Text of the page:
Faithless Feedback

How do non-Christians feel about “being on the receiving end of the efforts of Christian evangelicals to convert them?” Or, putting it in Christian language, “how do unbelievers feel about having heard a Gospel that they didn’t believe?” I think the rephrase reveals some of the problems inherent in John Shore’s forthcoming attempt to revamp Christian evangelism based on responses to this question.

Perhaps most obviously, it takes a marketing approach towards a message that is, from the beginning, a self-proclaimed stumbling block and foolishness to those who haven’t believed it. But even from a marketing perspective, he seems to be working from a skewed sample. While he has no shortage of comments from perturbed non-Christians, he might have also asked Christian converts how they feel about having heard the Gospel from Christians before they came to believe. After all, it might be wise to have both sides of the story before trying to get one side to stop what they’re doing. That said, there are a few lessons to be learned from the comments that Shore posted, though I doubt they were the ones he intended.

First a disclaimer: It is not my intention here to discount any and every criticism of the ways in which Christians try to reach unbelievers. While Peter instructs us to always be able to give a reason for the hope that we have, he also tells us to provide it with gentleness and respect—two qualities that sinners (Christian or otherwise) tend to struggle with. Likewise, there have long been anti-intellectual and anti-doctrinal trends in American Christianity that ultimately confuse and obscure the proclamation of the Gospel. I would certainly recommend that every Christian learn their faith well and develop the rhetorical skills to communicate it to the best of his or her ability. That said, I don’t think Shore’s collection of comments are terribly helpful in that regard. I find that they reveal more about the unbeliever than about the evangelist.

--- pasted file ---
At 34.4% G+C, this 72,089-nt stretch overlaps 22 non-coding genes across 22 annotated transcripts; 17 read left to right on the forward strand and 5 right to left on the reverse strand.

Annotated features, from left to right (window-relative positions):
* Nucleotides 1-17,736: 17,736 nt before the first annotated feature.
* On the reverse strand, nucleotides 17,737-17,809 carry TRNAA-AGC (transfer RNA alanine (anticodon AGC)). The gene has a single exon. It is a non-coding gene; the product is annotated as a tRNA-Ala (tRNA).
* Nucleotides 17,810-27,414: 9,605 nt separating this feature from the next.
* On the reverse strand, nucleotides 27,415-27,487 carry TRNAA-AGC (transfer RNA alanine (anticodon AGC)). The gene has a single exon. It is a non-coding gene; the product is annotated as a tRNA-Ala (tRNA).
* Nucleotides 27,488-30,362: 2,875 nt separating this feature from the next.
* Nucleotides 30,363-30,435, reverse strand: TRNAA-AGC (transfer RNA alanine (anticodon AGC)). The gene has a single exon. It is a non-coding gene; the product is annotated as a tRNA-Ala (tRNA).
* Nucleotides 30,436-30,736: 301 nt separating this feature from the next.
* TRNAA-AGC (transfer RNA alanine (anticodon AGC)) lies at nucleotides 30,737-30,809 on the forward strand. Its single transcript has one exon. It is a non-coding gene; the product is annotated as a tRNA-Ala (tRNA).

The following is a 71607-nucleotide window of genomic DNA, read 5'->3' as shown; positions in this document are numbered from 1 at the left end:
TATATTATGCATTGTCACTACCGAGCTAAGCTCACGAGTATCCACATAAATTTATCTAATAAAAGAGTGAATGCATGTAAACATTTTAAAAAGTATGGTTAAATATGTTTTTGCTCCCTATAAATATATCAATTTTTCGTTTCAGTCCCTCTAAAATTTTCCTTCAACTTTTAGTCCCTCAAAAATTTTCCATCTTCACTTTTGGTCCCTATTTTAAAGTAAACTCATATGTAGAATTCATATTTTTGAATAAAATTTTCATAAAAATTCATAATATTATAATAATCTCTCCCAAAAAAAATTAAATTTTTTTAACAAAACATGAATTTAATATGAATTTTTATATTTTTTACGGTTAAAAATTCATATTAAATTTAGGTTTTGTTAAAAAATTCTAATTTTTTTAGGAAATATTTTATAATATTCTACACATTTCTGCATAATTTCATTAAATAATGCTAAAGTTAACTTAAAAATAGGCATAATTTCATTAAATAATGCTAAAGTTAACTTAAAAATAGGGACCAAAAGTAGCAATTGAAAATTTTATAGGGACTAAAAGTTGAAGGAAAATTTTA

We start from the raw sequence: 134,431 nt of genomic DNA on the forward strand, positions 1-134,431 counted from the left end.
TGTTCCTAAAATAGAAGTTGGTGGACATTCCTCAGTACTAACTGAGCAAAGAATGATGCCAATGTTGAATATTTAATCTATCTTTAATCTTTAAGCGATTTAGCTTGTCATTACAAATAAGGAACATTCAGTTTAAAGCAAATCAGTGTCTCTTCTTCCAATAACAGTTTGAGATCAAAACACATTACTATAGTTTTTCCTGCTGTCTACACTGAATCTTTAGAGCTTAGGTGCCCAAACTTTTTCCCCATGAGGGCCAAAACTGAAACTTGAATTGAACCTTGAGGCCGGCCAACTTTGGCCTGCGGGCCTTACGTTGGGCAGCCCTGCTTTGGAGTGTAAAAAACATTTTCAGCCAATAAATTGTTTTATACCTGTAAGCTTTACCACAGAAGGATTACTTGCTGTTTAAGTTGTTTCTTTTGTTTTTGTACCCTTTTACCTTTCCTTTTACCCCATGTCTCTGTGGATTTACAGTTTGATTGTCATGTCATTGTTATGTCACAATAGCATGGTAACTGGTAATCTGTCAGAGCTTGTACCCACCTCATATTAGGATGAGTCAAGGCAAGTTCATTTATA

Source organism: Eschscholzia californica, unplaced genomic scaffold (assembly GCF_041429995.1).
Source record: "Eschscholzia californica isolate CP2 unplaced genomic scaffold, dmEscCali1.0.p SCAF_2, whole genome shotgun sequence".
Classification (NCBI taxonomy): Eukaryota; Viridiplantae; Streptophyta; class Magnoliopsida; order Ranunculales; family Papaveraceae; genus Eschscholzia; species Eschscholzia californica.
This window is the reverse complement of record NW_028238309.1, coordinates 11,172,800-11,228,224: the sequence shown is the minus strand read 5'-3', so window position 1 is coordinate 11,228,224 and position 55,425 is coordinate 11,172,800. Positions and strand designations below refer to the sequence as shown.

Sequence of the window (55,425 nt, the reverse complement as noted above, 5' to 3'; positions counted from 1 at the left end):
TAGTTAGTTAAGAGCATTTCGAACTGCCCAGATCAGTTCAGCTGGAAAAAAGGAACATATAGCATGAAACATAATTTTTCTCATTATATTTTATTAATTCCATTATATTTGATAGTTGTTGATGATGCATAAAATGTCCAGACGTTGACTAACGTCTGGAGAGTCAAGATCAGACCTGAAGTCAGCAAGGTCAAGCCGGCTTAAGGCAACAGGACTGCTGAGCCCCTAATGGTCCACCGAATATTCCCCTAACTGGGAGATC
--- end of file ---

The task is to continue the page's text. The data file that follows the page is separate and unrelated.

One such revelation is that many of these unbelievers have absolutely no idea what Jesus actually taught. “Separatism” is the very thing Jesus warned against? Jesus taught a version of “loving one another” that precludes teaching them Christianity? The Law is Jesus’ core message? One wonders exactly where their views on Jesus come from. Are they talking about the same Jesus who said he came to bring the sword and divide mother from daughter, and so forth? (Matthew 10:34-35) The same Jesus who told his followers to make disciples of all nations by baptizing and teaching? (Matthew 28:19) The same Jesus who taught that his ministry was all about his death, resurrection, and the forgiveness of sins? (Luke 24:44-47) Some of these responders were quick to affirm that they have no problem with Jesus—just with Christians. It begins to look like this is only because they don’t have the foggiest idea what Jesus actually taught.

Perhaps their ignorance is understandable since they don’t follow Christ. What is less understandable is this: Though they may not know anything about Christ’s teachings, they are not at all shy about correcting Christ’s followers on the subject. Despite their ignorance, there were quite a few statements that Christians “need to go back to their Bibles, and take a closer look at Jesus.” To be fair, many so-called Christians are just as ignorant about what Jesus teaches as these unbelievers. Well, that much is a problem that Christians can and should solve. But when it comes to evangelism, there’s not so much we can do about the apparently invincible ignorance of our unbelieving audience.